A majority of Henderson City Commissioners said they'd like to reconsider a "Fairness" ordinance that elevates sexual orientation and gender identity to civil rights status. Some see the move as promoting diversity and tolerance. Others see it as unnecessary and divisive.
What's fascinating in the midst of this debate is that I have been accused of spreading fear simply because I oppose the move. In a column printed in The Gleaner last week Luke Hall harshly criticized my organization and called the Commonwealth Policy Center "a think tank known for promoting anti-LGBT measures rooted in hate and intolerance." I beg to differ.
Having a different opinion on sexual ethics and public policy doesn't mean we're hateful or intolerant. It means we have a different opinion. Our perspective may be disagreeable with Mr. Hall but if he'd listen carefully he'd find that our tone strikes a chord that supports true tolerance and fairness for all.
We believe that all people are made in the image of God and therefore have inherent dignity. We believe that nobody should be marginalized or maligned. And if one sees another fellow human being bullied, anywhere at anytime, it's each of our duty to stand in their defense.
Hall says "Hate, intolerance and Patti Bugg’s indifference have no place in the welcoming hometown of Henderson where I grew up." Does Commissioner Bugg's opposition to the ordinance make her hateful or intolerant? Can one be opposed to the ordinance without being opposed to people who identify as LGBT?
Unfortunately, for some LGBT political activists, the answer is no. Too many choose instead to demonize opponents, isolate them from the mainstream, and marginalize their views. Such tactics are unfortunate and unfair. They also short-circuit discussion.
Is it really unreasonable for Commissioner Bugg or anyone else for that matter, to suggest that a SOGI ordinance is unnecessary and would hurt and divide Henderson? She saw what the ordinance did 20 years ago.
Hall raises the specter of economic stagnation and says that businesses would be deterred from locating there if Henderson doesn't adopt a SOGI law. If SOGI laws are so important to economic growth, then why did NUCOR Steel recently choose Brandenburg over Paducah last week for its $1.35 billion expansion? Paducah enacted a SOGI law last year. Brandenburg doesn't have one.
If anything, SOGI laws deter businesses by creating a difficult climate when it comes to hiring and firing decisions. For example, if an openly homosexual or transgender employee is fired for poor job performance, they can simply claim “sexual orientation discrimination,” bring it before the Human Rights Commission, and tie up an employer's valuable time and resources on scurrilous claims. This is not only unfair, its problematic for employers who'd rather avoid deeply personal issues unrelated to their work performance.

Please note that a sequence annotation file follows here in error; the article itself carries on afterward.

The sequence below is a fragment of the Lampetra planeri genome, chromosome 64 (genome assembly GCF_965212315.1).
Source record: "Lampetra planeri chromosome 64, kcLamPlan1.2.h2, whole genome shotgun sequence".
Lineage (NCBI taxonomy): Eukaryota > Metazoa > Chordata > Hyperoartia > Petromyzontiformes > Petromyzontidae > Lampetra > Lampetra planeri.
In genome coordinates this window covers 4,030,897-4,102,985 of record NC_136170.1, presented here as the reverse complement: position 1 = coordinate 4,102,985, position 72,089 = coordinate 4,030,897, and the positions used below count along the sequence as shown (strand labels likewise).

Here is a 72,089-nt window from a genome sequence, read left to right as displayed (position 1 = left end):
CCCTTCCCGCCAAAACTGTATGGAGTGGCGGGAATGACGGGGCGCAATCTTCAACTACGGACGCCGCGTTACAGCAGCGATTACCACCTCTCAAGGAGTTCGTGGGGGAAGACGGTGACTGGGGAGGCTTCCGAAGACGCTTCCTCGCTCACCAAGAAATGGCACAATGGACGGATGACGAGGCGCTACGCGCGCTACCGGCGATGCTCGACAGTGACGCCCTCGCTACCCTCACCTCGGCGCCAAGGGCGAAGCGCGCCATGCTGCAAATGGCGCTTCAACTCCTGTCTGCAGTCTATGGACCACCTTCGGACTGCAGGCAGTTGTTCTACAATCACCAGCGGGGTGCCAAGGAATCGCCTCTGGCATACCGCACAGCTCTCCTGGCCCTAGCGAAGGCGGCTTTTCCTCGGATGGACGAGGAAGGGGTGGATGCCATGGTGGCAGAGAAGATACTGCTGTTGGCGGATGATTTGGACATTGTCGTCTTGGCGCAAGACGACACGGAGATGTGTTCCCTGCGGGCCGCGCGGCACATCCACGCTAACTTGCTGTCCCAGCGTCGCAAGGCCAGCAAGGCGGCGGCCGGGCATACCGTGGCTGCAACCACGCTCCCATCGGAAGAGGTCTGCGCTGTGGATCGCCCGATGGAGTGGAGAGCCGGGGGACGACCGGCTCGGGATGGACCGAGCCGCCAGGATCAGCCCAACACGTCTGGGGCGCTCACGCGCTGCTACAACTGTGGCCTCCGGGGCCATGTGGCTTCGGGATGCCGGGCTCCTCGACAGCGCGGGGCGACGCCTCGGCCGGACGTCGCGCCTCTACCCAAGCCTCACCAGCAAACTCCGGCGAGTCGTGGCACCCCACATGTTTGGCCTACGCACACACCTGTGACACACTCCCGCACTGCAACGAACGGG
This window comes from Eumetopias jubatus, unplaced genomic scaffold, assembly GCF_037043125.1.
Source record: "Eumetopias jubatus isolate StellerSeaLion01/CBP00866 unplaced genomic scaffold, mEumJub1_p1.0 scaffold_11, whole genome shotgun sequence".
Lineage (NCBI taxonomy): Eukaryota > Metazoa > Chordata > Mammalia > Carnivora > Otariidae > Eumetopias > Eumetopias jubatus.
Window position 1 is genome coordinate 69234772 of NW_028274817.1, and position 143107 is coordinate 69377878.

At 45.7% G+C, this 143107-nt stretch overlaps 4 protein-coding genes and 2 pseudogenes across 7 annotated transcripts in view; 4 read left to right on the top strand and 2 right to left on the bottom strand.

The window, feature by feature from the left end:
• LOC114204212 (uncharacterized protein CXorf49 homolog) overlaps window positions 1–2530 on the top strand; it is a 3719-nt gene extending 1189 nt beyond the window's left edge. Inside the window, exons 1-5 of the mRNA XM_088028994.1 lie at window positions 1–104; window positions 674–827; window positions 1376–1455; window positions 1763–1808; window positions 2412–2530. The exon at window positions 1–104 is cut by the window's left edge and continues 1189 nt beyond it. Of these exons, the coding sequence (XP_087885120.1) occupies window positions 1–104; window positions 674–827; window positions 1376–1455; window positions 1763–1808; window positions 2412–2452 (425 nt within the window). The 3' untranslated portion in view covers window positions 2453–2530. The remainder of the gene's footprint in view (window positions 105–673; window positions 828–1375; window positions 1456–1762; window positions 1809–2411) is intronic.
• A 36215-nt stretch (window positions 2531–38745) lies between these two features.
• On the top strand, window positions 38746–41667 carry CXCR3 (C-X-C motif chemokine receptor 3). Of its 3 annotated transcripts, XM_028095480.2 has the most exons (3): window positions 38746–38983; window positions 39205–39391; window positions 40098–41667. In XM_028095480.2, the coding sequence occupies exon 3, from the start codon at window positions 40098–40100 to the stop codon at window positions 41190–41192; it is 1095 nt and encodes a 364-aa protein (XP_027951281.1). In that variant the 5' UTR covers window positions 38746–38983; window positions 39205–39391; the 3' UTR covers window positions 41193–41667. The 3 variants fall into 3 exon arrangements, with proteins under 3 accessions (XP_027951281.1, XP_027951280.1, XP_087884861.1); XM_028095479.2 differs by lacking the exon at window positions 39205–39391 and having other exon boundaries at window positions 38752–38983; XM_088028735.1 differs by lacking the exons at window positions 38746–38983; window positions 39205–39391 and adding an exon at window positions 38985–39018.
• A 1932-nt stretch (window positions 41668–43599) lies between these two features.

The reality is that numerous businesses have been shut down or punished by SOGI laws. New Mexico's SOGI law was used to fine a photographer over $6,600 for refusing to do a photo shoot of a lesbian wedding. New York's SOGI law was used to levy a $13,000 fine on an agri-tourism venue that refused to host a gay wedding. Oregon's SOGI law was used to issue a $135,000 fine on a husband and wife who ran a bakery. How are such punitive measures fair or tolerant?
But we needn't look so far to see how SOGI laws have been used as tools of intolerance. Right here in Kentucky, Lexington printer Blaine Adamson has fought an eight-year legal battle against Lexington's SOGI ordinance that tried to force him to promote an event and message that violated his religious convictions. He's accumulated over $500,000 in legal fees defending his First Amendment rights.
Adamson's case challenging Lexington's SOGI law is now in front of the Kentucky Supreme Court. In light of this, it would be prudent for the Henderson City Commission to wait until a ruling is handed down.
The legal trend is to affirm First Amendment claims of freedom of religion over SOGI discrimination claims. Last summer, the U.S. Supreme Court ruled that the Colorado Civil Rights Commission wrongly used a state SOGI law to compel Masterpiece Cake Shop owner Jack Phillips to produce a message contrary to his religious beliefs.
There will be claims that opposition to the SOGI ordinance will hurt the LGBT community. Truth is, one can be for an individual and respect their humanity without embracing and agreeing with all their personal choices. SOGI laws unfortunately fail to allow room for such distinctions.
If the Henderson City Commission is concerned about dividing the community, they should reject this proposal and instead insist that every resident practice the Golden Rule and treat others with respect. That would be true fairness for all.